Oh, deja vu.

If you’ve seen the 94 original, then you have seen this film. This remake of the Lion King has no reason to exist. Well, it exists to make money, and to be one of Disney’s dirty-half-dozen of films which are going to top one billion at the box office this summer. But outside of the purely financial, this film has no reason to exist. It is a poor imitation of a great film that was made 25 years ago.

Quickly running through the criticism, the visuals of this film are inferior to the original. Technically, they are vastly superior, but the decision to go with a very anatomically accurate depiction of the animals leads to virtually every single one of them having little to no facial expression. Every line, no matter how serious or how goofy is delivered with the same expression from the characters. This leads to a severe disconnect, as the lines fail to hit home without the expressiveness of the classically animated characters. As a result, there was an unusually high amount of poor line deliveries from the voice actors.

Most of the actors came off flat with Seth Rogan and Chiwetel Ejiofor providing the best performances- Rogan was the most consistent, while Ejiofor’s performance had the greatest number of high points. The lack of expressiveness in the faces of the characters is the likely culprit behind the seemingly high number of poor line deliveries in such a large scale film. Without the facial expressions to sell the line in the moment, the film relies purely on the line itself, and it often was not enough.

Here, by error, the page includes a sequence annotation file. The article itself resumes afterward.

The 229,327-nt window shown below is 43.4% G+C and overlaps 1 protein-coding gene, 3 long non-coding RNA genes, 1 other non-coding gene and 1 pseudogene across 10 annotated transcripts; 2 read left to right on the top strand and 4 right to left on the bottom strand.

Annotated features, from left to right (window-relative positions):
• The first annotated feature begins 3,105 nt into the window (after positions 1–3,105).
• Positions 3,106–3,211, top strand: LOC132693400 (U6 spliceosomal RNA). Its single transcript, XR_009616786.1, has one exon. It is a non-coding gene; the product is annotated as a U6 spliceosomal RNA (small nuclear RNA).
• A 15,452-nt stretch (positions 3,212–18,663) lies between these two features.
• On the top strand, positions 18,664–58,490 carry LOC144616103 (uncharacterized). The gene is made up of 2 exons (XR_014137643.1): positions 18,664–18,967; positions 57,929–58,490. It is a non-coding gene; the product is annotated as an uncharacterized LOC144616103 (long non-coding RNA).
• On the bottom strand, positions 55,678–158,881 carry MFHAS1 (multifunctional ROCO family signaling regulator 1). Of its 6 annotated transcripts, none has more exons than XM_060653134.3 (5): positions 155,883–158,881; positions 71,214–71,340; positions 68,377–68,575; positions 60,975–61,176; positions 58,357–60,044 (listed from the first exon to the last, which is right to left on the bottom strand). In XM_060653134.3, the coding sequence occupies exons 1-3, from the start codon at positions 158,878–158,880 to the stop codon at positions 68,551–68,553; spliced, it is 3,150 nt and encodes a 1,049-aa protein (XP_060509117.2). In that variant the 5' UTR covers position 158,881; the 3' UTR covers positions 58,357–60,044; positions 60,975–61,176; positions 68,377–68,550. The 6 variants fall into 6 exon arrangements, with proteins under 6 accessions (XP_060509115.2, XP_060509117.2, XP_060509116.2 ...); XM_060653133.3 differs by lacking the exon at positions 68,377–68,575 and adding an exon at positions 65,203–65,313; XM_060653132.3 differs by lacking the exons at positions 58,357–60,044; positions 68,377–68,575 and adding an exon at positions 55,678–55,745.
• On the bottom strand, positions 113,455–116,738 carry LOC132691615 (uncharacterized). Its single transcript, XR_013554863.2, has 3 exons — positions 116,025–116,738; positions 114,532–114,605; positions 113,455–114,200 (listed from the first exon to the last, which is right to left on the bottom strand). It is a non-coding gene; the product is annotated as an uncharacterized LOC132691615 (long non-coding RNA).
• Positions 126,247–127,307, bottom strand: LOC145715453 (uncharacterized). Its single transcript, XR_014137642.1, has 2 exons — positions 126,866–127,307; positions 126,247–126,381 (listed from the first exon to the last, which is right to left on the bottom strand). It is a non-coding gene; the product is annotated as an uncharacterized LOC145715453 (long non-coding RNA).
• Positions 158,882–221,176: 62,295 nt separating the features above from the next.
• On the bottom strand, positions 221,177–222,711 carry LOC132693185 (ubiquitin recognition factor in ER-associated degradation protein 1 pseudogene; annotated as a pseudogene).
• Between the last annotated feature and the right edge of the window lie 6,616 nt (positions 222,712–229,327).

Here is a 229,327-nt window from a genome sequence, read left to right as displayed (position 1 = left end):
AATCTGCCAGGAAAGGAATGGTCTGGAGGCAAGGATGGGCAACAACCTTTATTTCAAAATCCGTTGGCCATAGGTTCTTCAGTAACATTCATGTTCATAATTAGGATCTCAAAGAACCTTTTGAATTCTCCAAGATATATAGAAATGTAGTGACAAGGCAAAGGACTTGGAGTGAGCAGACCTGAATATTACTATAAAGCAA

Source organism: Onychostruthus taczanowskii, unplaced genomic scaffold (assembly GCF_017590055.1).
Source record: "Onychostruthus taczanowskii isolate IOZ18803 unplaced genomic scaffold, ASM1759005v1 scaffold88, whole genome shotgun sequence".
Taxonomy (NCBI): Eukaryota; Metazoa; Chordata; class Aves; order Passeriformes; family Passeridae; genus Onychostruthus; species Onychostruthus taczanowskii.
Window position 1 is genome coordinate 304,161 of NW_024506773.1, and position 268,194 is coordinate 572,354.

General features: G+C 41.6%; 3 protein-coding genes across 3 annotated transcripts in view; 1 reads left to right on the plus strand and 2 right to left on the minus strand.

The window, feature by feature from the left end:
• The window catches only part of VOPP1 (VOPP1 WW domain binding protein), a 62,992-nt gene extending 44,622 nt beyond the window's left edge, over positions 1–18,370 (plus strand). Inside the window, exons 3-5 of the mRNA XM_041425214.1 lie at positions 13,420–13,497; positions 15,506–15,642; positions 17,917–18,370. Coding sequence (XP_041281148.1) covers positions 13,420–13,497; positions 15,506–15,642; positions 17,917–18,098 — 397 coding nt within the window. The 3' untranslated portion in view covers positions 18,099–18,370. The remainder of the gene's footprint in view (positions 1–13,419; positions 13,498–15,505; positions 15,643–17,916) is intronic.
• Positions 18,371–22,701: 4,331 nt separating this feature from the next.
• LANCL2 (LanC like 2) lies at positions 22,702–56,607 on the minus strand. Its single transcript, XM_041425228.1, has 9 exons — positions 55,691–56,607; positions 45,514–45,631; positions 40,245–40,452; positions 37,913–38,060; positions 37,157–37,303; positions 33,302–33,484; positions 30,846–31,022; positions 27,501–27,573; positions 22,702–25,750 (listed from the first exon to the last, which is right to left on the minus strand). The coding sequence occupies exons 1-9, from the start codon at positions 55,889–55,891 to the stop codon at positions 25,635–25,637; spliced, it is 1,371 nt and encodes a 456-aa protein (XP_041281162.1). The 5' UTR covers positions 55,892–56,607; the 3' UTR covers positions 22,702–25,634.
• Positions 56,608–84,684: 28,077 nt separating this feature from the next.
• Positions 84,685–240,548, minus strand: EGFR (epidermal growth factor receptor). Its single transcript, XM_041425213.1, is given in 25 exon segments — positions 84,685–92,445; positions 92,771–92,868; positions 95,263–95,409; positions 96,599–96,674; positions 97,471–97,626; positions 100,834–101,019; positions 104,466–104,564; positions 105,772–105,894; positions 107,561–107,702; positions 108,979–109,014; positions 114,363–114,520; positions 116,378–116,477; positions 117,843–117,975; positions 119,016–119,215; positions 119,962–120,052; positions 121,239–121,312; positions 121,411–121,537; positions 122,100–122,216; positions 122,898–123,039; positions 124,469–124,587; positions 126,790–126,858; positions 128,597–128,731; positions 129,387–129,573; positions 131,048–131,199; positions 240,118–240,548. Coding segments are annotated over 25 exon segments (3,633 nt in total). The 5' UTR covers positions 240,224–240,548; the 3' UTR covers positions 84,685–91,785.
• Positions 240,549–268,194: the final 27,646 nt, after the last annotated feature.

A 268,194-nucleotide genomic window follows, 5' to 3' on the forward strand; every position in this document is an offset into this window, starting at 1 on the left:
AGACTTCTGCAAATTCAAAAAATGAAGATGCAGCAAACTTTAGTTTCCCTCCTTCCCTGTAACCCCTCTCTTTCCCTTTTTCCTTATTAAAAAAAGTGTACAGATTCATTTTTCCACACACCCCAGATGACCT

The lack of expressiveness from the characters goes beyond line deliveries, as body language and facial expressions are completely lost in the film. Take this scene from the original:

This moment is important for Sarabi’s character, as she remains dignified while confronting Scar and the hyenas. Sarabi does not get the screen time that Simba or even Nala get, so moments such as this are important for her character development. In the remake, she just kind of walks up there with her head in a neutral position, because the character model had to maintain realism. Without any means for the characters to express emotions non-verbally, the film becomes completely flat.

For all intents and purposes, you are simply watching a gussied up version of hey cat with all the emotional intensity of keyboard cat. And both of those videos are far more enjoyable than a shot for shot remake of a beloved film that has no other reason for existence than pure, cynical commercialism. There is not much else to say, perhaps this film will need to be revisited when it comes time to examine its disgusting commercialism, but for now it is time to move on and try our best to forget about this as we wait for our next opportunity to throw all of our money at Disney.